Wednesday, August 21, 2013

A Hairy Adventure

 I have never colored my hair. I am a big chicken! Well, there was that time in high school when I doused my hair in lemons. But purchase at the store or pay someone for hair coloring!? I just couldn't justify it. Also, coloring your hair comes with a complication – you must continue coloring it FOREVER or you get that weird band where natural hair color meets dyed hair color. Keeping up with hair, make-up, or fashions really don’t fall under one of my ‘strengths.’ “So, why,” I asked myself, “would I begin coloring my hair when I would have to re-color it every four weeks for the rest of my ENTIRE life???”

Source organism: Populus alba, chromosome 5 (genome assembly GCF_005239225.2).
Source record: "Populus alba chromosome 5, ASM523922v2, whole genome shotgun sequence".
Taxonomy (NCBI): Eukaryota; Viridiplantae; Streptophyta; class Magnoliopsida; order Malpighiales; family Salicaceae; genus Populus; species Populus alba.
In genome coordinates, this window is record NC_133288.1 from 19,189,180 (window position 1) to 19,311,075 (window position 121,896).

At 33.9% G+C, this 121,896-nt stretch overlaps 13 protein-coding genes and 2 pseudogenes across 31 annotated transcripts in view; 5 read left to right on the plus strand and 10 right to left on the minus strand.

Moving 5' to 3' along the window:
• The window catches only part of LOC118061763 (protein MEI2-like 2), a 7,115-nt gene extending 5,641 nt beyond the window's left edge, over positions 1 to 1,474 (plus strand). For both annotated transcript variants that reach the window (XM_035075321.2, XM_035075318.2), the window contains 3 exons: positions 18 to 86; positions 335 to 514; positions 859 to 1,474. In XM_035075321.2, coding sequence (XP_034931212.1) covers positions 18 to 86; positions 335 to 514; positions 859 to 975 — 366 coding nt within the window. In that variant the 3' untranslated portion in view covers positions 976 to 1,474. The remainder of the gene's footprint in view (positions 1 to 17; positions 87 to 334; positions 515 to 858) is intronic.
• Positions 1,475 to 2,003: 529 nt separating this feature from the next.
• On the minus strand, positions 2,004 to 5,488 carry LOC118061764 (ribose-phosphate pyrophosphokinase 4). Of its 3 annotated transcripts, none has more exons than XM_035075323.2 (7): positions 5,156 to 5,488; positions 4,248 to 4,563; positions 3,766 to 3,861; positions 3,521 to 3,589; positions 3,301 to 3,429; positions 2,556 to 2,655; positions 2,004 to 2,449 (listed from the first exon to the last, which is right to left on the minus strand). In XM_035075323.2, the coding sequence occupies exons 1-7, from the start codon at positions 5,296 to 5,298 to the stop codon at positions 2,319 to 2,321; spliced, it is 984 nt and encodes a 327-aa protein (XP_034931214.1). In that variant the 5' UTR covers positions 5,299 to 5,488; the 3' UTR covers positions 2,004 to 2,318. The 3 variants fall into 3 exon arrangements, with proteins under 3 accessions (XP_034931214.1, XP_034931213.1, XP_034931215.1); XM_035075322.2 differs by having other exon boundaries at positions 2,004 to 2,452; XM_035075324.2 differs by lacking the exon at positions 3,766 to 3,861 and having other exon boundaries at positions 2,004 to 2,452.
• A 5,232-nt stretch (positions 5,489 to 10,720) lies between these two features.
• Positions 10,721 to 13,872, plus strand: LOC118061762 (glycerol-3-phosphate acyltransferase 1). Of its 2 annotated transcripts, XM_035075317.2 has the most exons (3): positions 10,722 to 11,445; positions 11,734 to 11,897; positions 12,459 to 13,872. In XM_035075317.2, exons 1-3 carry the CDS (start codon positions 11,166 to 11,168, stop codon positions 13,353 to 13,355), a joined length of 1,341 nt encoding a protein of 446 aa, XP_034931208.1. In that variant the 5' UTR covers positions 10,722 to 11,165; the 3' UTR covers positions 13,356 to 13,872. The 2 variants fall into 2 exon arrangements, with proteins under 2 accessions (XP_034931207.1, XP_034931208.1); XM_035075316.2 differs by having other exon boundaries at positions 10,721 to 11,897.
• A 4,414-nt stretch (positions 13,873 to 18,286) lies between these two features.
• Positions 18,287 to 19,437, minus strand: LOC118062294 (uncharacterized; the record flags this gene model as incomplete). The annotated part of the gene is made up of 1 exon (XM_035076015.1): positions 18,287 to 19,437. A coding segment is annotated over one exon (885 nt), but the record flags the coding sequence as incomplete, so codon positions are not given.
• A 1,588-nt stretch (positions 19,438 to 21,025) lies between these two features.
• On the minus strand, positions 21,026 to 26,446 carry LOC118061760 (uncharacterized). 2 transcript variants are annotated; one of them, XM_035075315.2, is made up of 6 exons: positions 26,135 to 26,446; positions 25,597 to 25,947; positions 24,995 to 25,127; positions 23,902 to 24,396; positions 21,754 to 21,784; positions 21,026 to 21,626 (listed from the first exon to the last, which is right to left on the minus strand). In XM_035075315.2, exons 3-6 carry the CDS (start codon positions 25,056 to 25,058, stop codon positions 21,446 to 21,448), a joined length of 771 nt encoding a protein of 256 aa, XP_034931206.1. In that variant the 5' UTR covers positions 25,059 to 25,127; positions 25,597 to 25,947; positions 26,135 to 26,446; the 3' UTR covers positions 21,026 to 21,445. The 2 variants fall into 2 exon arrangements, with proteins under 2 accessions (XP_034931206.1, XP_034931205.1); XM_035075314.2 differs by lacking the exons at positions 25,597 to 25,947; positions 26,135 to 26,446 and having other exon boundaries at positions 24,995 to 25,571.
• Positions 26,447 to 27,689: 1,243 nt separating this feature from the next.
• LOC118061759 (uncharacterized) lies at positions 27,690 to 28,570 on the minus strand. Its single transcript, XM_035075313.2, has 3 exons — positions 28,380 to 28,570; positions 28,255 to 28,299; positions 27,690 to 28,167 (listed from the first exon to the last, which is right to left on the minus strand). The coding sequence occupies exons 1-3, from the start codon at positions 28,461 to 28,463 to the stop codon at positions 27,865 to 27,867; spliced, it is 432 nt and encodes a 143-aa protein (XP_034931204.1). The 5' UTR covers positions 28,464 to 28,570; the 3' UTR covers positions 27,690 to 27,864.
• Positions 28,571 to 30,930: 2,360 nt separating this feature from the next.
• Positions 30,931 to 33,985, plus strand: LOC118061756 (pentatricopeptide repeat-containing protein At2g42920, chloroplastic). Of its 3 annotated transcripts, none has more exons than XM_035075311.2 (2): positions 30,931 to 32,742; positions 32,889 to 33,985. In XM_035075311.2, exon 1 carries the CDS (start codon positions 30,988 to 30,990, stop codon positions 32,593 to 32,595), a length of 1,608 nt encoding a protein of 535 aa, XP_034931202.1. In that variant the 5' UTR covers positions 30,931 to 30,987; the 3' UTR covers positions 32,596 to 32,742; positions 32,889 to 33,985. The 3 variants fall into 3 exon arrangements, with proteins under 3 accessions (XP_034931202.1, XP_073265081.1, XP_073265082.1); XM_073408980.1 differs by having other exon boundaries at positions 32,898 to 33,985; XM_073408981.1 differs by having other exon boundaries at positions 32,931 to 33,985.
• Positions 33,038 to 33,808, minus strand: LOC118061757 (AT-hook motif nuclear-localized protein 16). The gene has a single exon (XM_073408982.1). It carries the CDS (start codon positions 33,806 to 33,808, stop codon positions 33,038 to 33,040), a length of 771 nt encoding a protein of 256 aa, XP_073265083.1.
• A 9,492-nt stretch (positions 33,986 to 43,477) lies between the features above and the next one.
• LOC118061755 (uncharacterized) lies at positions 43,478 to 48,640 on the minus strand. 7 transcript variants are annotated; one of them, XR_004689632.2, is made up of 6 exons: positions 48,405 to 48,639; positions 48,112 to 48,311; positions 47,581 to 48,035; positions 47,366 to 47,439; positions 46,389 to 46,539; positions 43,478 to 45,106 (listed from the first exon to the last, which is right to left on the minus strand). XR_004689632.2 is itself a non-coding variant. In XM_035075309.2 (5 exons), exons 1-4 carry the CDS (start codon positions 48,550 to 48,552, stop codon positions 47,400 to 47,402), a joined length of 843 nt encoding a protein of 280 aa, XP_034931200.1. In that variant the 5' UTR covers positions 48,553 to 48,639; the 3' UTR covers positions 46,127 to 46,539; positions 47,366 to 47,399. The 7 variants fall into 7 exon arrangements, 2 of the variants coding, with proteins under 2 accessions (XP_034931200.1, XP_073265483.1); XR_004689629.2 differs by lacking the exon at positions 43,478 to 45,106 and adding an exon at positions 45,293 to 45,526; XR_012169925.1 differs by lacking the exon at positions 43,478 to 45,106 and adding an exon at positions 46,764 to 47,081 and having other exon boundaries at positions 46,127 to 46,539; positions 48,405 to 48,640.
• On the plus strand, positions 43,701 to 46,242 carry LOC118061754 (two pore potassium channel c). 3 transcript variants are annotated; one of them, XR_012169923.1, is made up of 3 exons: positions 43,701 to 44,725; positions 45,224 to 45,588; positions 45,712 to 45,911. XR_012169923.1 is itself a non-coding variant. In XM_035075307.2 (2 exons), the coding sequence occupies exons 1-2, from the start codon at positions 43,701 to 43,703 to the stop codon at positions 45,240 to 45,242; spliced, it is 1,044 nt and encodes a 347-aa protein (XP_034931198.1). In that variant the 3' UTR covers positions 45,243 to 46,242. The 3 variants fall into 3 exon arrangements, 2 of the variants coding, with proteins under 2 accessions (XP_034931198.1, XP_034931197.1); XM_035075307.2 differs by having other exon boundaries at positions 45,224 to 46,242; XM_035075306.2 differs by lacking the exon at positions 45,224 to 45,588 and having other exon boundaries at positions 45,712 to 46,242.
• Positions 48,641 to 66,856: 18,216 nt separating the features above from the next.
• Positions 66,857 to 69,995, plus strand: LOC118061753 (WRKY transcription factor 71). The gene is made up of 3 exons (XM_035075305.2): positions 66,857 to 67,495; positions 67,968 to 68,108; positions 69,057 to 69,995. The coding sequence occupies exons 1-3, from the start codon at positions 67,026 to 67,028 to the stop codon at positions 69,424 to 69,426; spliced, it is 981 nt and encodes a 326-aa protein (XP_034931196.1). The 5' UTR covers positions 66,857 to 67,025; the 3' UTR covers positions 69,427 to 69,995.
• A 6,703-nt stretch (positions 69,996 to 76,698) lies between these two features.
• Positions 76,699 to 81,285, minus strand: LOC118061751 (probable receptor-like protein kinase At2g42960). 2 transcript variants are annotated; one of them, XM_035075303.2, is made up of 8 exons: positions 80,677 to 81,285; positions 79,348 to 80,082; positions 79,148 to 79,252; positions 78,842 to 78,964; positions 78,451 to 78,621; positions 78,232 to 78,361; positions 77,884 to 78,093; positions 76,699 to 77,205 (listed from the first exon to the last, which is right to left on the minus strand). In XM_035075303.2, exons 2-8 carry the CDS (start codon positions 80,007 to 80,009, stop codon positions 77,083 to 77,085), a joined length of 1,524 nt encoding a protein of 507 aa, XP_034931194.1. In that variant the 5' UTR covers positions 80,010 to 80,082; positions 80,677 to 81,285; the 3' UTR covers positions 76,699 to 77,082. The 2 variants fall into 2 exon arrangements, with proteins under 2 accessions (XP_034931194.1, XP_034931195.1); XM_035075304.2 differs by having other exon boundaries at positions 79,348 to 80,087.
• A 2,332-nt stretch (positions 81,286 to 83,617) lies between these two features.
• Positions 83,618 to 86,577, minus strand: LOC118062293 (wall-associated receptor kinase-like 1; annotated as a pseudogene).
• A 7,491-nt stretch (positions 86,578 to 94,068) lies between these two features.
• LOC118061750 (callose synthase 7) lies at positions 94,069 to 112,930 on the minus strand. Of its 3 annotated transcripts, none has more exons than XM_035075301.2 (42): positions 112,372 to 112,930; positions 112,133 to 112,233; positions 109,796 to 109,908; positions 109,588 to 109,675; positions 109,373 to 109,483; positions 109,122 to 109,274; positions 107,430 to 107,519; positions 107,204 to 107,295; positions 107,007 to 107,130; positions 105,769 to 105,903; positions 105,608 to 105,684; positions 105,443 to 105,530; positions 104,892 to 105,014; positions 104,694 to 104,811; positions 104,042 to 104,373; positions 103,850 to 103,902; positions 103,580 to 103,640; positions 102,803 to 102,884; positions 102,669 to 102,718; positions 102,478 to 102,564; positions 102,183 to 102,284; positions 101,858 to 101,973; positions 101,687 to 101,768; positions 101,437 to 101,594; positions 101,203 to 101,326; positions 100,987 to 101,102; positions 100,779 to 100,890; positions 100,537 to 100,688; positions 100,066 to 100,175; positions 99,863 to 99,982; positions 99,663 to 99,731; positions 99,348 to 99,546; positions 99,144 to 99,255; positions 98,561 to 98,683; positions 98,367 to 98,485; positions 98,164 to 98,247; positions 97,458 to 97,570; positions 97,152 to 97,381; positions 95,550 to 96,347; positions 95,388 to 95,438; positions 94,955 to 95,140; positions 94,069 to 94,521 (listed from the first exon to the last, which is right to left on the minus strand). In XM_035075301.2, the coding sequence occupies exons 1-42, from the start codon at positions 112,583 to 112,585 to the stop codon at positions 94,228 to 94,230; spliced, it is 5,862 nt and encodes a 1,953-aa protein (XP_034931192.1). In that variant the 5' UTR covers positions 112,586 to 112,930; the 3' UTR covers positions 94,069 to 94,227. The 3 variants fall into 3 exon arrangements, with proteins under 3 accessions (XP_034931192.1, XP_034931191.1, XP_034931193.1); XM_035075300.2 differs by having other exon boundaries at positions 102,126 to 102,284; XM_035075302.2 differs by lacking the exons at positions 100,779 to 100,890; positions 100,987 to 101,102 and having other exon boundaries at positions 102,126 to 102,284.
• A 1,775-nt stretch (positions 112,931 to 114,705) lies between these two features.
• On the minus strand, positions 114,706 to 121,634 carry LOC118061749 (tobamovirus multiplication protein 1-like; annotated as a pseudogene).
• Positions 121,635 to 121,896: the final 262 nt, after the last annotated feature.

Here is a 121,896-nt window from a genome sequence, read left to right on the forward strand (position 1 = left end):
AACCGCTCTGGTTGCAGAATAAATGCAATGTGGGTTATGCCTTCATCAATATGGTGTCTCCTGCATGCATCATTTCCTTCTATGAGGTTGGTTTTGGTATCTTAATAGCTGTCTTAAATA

One day, it all changed.  I was innocently sitting at a basketball game, one row higher than another mom. From my vantage point, I could see the most gorgeous color of copper in her hair. She had mostly dark hair except for the stunning copper highlights. I just had to know! So I asked.
Now, I am not always aware of crossing social boundaries. I sometimes ask people how old they are. Sometimes I ask if they are pregnant (not too often anymore though. Once a lady replied, “I know it looks like I am pregnant, but I have a tumor.” Egads). And apparently, sometimes I ask if their hair color is natural. Fortunately, she was not offended. She replied that the dark is her hair color, but the copper is there because of treating it with henna.